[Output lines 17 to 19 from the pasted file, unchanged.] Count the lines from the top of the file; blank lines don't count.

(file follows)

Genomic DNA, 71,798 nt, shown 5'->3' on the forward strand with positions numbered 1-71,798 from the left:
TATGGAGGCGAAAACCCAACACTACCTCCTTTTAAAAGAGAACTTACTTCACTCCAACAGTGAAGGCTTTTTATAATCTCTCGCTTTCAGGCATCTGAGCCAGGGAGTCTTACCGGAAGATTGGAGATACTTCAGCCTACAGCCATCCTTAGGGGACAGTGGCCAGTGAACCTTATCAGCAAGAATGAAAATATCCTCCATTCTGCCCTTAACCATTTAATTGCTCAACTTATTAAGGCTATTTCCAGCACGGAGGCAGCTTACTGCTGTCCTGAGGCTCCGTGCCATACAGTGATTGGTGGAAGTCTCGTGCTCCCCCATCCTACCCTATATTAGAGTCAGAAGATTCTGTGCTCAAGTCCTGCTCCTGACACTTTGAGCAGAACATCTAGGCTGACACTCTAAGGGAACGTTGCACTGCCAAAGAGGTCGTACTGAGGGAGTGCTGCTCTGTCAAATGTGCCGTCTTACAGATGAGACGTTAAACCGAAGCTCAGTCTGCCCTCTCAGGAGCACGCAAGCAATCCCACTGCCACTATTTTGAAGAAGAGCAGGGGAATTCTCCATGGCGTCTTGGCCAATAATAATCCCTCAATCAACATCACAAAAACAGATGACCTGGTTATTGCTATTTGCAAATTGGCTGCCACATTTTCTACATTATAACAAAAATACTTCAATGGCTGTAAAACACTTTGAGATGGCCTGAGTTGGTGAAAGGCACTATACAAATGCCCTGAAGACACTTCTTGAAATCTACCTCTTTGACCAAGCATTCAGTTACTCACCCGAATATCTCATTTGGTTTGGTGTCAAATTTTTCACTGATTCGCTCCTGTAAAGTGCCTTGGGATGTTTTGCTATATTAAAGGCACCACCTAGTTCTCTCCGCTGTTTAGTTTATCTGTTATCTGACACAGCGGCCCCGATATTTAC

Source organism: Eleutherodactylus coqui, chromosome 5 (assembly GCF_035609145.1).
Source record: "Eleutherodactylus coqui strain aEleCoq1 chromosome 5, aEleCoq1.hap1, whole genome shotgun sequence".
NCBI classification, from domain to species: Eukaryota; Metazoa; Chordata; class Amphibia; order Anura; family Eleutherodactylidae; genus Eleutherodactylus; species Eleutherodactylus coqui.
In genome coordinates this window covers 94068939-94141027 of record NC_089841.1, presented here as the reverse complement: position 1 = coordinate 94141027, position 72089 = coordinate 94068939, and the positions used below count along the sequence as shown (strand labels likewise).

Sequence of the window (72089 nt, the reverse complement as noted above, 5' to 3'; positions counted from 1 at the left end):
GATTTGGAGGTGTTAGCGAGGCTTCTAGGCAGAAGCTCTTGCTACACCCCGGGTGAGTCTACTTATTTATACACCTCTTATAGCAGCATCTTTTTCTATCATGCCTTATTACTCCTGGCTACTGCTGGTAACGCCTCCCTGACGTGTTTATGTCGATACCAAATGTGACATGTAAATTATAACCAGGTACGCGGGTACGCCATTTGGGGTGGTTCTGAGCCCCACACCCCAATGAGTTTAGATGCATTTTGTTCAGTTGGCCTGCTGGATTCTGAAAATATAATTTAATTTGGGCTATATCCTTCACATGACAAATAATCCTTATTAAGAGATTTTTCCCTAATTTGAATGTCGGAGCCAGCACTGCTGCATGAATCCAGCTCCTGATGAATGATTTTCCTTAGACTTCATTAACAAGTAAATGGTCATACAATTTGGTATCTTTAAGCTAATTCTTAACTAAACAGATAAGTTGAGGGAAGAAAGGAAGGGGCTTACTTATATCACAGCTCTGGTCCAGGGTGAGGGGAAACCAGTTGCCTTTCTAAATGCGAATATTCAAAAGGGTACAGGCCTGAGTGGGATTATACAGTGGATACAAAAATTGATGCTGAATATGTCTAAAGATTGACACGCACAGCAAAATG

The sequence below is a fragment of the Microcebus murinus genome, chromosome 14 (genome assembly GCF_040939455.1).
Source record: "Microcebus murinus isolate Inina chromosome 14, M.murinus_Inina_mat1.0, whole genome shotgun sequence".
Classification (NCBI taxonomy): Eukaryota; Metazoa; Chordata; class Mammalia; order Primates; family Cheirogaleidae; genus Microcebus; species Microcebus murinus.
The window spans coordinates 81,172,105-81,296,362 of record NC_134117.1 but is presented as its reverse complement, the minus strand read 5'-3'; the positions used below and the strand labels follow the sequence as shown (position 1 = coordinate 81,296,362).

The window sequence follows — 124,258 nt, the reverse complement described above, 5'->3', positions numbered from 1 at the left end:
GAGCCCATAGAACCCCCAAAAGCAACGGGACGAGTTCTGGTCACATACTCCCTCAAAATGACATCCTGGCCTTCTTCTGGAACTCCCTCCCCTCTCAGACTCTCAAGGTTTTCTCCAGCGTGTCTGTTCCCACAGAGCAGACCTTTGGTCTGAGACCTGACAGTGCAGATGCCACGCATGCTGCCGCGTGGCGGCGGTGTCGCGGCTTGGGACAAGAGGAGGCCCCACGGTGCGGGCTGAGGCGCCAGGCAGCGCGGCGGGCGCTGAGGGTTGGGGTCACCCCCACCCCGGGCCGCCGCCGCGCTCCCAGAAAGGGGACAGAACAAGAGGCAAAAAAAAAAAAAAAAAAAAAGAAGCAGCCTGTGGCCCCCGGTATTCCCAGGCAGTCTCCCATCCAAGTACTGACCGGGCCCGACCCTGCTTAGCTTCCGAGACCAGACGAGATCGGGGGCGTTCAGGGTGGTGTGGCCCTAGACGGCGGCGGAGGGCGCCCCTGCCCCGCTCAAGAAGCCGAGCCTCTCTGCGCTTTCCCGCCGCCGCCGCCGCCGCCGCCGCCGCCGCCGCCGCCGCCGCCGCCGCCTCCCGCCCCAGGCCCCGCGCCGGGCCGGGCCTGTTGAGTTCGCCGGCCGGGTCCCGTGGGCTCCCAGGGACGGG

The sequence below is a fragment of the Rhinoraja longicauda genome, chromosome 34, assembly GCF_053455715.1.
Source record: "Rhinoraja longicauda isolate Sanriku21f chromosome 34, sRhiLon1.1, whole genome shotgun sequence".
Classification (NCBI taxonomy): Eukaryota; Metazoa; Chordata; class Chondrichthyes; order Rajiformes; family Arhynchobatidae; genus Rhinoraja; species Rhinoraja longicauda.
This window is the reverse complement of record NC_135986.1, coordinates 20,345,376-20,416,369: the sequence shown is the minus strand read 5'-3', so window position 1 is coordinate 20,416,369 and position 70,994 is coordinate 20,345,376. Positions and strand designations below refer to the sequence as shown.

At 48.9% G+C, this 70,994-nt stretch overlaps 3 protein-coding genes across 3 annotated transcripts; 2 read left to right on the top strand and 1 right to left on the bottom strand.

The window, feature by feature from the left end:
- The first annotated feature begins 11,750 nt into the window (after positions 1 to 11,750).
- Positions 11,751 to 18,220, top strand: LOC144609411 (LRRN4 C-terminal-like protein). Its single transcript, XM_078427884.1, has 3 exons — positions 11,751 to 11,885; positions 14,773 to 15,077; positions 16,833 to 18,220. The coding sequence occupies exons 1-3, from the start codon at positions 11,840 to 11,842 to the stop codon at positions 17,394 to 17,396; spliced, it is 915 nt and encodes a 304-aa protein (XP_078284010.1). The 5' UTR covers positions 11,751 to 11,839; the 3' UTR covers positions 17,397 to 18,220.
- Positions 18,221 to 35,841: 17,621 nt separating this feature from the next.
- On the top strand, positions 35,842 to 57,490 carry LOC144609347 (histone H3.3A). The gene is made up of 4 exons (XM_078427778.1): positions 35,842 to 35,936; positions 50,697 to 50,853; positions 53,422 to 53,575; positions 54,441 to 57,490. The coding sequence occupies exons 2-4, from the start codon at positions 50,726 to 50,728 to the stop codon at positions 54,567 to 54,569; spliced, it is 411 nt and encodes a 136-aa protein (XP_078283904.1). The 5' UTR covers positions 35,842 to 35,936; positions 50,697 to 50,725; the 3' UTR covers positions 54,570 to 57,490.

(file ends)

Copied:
Classification (NCBI taxonomy): Eukaryota; Metazoa; Chordata; class Chondrichthyes; order Rajiformes; family Arhynchobatidae; genus Rhinoraja; species Rhinoraja longicauda.
This window is the reverse complement of record NC_135986.1, coordinates 20,345,376-20,416,369: the sequence shown is the minus strand read 5'-3', so window position 1 is coordinate 20,416,369 and position 70,994 is coordinate 20,345,376. Positions and strand designations below refer to the sequence as shown.

At 48.9% G+C, this 70,994-nt stretch overlaps 3 protein-coding genes across 3 annotated transcripts; 2 read left to right on the top strand and 1 right to left on the bottom strand.